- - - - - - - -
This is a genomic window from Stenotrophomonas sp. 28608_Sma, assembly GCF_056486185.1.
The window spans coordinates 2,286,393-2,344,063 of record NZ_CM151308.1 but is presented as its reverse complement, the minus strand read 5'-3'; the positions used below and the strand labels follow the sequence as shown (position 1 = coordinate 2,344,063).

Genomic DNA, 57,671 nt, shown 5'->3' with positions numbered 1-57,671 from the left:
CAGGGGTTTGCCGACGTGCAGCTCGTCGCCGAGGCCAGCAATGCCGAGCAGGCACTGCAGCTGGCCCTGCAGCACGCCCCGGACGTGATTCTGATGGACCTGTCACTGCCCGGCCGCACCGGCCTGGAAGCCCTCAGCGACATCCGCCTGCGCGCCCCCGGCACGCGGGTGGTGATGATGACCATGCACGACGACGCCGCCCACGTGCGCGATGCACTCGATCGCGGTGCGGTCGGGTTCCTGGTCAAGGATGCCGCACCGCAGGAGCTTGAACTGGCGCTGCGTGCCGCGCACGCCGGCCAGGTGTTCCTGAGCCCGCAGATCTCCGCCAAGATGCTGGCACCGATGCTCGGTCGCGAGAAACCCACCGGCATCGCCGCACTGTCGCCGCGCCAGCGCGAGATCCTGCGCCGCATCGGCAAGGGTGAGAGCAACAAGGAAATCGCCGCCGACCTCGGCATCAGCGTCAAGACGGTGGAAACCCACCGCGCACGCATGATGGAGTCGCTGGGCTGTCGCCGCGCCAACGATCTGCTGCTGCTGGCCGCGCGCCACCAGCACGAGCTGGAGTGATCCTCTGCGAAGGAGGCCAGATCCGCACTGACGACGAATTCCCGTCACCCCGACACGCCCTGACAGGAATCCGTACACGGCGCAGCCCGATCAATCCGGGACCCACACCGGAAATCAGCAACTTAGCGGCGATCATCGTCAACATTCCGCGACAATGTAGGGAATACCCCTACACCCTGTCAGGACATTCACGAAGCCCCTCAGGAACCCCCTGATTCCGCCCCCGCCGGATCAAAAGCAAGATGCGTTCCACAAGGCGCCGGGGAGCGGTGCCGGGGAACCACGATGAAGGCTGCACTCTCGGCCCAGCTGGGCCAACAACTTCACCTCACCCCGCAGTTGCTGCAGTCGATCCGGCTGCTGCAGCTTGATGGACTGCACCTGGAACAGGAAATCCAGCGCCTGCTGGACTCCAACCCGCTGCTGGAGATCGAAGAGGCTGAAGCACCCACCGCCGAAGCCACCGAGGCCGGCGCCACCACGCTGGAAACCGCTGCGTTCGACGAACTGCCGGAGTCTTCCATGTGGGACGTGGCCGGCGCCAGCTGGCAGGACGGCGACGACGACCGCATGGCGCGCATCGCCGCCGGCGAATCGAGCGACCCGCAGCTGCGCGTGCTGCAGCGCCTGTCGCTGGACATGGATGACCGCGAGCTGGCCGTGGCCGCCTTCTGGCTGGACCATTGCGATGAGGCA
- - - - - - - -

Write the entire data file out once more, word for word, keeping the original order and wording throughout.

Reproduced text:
This is a genomic window from Stenotrophomonas sp. 28608_Sma, assembly GCF_056486185.1.
The window spans coordinates 2,286,393-2,344,063 of record NZ_CM151308.1 but is presented as its reverse complement, the minus strand read 5'-3'; the positions used below and the strand labels follow the sequence as shown (position 1 = coordinate 2,344,063).

Genomic DNA, 57,671 nt, shown 5'->3' with positions numbered 1-57,671 from the left:
CAGGGGTTTGCCGACGTGCAGCTCGTCGCCGAGGCCAGCAATGCCGAGCAGGCACTGCAGCTGGCCCTGCAGCACGCCCCGGACGTGATTCTGATGGACCTGTCACTGCCCGGCCGCACCGGCCTGGAAGCCCTCAGCGACATCCGCCTGCGCGCCCCCGGCACGCGGGTGGTGATGATGACCATGCACGACGACGCCGCCCACGTGCGCGATGCACTCGATCGCGGTGCGGTCGGGTTCCTGGTCAAGGATGCCGCACCGCAGGAGCTTGAACTGGCGCTGCGTGCCGCGCACGCCGGCCAGGTGTTCCTGAGCCCGCAGATCTCCGCCAAGATGCTGGCACCGATGCTCGGTCGCGAGAAACCCACCGGCATCGCCGCACTGTCGCCGCGCCAGCGCGAGATCCTGCGCCGCATCGGCAAGGGTGAGAGCAACAAGGAAATCGCCGCCGACCTCGGCATCAGCGTCAAGACGGTGGAAACCCACCGCGCACGCATGATGGAGTCGCTGGGCTGTCGCCGCGCCAACGATCTGCTGCTGCTGGCCGCGCGCCACCAGCACGAGCTGGAGTGATCCTCTGCGAAGGAGGCCAGATCCGCACTGACGACGAATTCCCGTCACCCCGACACGCCCTGACAGGAATCCGTACACGGCGCAGCCCGATCAATCCGGGACCCACACCGGAAATCAGCAACTTAGCGGCGATCATCGTCAACATTCCGCGACAATGTAGGGAATACCCCTACACCCTGTCAGGACATTCACGAAGCCCCTCAGGAACCCCCTGATTCCGCCCCCGCCGGATCAAAAGCAAGATGCGTTCCACAAGGCGCCGGGGAGCGGTGCCGGGGAACCACGATGAAGGCTGCACTCTCGGCCCAGCTGGGCCAACAACTTCACCTCACCCCGCAGTTGCTGCAGTCGATCCGGCTGCTGCAGCTTGATGGACTGCACCTGGAACAGGAAATCCAGCGCCTGCTGGACTCCAACCCGCTGCTGGAGATCGAAGAGGCTGAAGCACCCACCGCCGAAGCCACCGAGGCCGGCGCCACCACGCTGGAAACCGCTGCGTTCGACGAACTGCCGGAGTCTTCCATGTGGGACGTGGCCGGCGCCAGCTGGCAGGACGGCGACGACGACCGCATGGCGCGCATCGCCGCCGGCGAATCGAGCGACCCGCAGCTGCGCGTGCTGCAGCGCCTGTCGCTGGACATGGATGACCGCGAGCTGGCCGTGGCCGCCTTCTGGCTGGACCATTGCGATGAGGCA